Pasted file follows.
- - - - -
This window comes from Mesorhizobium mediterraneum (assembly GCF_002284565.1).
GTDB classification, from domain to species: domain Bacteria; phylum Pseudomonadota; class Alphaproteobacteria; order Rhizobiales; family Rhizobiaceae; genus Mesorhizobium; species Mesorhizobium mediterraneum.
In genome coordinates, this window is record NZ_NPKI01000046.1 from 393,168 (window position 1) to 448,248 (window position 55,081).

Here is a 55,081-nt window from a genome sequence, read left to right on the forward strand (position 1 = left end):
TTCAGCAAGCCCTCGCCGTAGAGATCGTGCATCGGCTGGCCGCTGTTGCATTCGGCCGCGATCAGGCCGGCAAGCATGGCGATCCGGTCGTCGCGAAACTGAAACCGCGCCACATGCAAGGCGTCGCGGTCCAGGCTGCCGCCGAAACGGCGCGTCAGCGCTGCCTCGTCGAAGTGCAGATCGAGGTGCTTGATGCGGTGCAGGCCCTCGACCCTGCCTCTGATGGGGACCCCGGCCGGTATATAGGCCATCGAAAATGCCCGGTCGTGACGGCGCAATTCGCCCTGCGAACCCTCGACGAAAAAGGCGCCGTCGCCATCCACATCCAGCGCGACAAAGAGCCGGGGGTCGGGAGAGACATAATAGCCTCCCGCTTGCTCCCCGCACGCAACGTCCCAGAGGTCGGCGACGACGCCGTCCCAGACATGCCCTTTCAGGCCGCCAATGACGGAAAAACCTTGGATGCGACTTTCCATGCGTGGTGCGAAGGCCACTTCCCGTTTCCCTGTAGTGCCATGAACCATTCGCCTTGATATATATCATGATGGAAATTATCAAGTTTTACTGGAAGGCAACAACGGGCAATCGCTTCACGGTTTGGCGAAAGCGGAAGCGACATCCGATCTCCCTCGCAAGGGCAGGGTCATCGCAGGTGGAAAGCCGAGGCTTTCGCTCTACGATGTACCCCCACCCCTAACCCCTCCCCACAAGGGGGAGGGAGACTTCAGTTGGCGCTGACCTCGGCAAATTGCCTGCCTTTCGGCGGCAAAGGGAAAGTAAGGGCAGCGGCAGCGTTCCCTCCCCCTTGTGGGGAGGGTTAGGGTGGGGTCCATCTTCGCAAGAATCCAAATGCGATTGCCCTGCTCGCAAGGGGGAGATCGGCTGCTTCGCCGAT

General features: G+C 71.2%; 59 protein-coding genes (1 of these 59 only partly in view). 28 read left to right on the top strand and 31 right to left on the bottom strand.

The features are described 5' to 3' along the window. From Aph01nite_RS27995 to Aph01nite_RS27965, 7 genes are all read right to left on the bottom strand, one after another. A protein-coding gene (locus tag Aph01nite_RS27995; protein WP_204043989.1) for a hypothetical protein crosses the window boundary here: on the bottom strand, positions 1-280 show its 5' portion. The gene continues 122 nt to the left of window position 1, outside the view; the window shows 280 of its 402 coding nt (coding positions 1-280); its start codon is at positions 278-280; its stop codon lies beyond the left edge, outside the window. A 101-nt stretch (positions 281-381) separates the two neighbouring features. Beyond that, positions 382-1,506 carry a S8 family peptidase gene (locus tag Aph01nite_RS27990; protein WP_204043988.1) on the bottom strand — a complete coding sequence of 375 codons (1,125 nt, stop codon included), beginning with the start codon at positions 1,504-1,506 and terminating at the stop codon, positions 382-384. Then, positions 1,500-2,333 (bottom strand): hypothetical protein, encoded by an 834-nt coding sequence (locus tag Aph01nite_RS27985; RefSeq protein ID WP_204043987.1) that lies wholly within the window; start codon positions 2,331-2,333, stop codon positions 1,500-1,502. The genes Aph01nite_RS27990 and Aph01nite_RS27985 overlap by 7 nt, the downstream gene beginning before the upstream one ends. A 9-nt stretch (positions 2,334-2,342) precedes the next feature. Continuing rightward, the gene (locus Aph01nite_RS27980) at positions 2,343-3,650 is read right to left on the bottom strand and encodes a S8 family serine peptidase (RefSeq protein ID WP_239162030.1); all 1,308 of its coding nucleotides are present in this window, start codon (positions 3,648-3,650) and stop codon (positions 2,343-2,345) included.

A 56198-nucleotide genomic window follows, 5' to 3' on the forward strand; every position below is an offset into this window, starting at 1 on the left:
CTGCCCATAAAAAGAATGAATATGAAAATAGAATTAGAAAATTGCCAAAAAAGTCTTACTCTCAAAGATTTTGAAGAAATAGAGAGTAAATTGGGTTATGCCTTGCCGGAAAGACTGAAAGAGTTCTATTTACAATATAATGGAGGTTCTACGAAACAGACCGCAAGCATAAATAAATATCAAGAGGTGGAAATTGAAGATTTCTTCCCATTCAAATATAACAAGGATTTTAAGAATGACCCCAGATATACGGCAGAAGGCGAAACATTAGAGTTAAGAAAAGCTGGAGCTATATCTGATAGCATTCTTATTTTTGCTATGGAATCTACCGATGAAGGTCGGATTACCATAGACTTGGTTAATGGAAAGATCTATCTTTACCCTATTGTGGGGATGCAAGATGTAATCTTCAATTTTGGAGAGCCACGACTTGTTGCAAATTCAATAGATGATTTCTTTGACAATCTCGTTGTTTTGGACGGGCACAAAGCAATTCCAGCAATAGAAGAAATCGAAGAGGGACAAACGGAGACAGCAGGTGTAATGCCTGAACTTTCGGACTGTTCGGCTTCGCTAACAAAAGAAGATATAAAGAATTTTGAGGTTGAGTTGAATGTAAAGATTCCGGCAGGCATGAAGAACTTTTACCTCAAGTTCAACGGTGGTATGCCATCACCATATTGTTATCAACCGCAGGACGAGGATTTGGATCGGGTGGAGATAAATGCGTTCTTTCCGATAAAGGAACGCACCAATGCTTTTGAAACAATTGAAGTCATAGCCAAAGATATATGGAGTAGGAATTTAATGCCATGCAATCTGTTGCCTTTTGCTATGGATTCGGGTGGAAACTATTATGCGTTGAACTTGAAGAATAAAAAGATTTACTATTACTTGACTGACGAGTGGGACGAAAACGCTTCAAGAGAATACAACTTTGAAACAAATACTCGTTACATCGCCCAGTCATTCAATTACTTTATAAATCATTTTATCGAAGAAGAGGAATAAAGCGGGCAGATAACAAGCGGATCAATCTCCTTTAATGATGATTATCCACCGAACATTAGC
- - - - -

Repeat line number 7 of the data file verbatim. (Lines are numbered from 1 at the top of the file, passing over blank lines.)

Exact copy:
The features are described 5' to 3' along the window. From Aph01nite_RS27995 to Aph01nite_RS27965, 7 genes are all read right to left on the bottom strand, one after another. A protein-coding gene (locus tag Aph01nite_RS27995; protein WP_204043989.1) for a hypothetical protein crosses the window boundary here: on the bottom strand, positions 1-280 show its 5' portion. The gene continues 122 nt to the left of window position 1, outside the view; the window shows 280 of its 402 coding nt (coding positions 1-280); its start codon is at positions 278-280; its stop codon lies beyond the left edge, outside the window. A 101-nt stretch (positions 281-381) separates the two neighbouring features. Beyond that, positions 382-1,506 carry a S8 family peptidase gene (locus tag Aph01nite_RS27990; protein WP_204043988.1) on the bottom strand — a complete coding sequence of 375 codons (1,125 nt, stop codon included), beginning with the start codon at positions 1,504-1,506 and terminating at the stop codon, positions 382-384. Then, positions 1,500-2,333 (bottom strand): hypothetical protein, encoded by an 834-nt coding sequence (locus tag Aph01nite_RS27985; RefSeq protein ID WP_204043987.1) that lies wholly within the window; start codon positions 2,331-2,333, stop codon positions 1,500-1,502. The genes Aph01nite_RS27990 and Aph01nite_RS27985 overlap by 7 nt, the downstream gene beginning before the upstream one ends. A 9-nt stretch (positions 2,334-2,342) precedes the next feature. Continuing rightward, the gene (locus Aph01nite_RS27980) at positions 2,343-3,650 is read right to left on the bottom strand and encodes a S8 family serine peptidase (RefSeq protein ID WP_239162030.1); all 1,308 of its coding nucleotides are present in this window, start codon (positions 3,648-3,650) and stop codon (positions 2,343-2,345) included.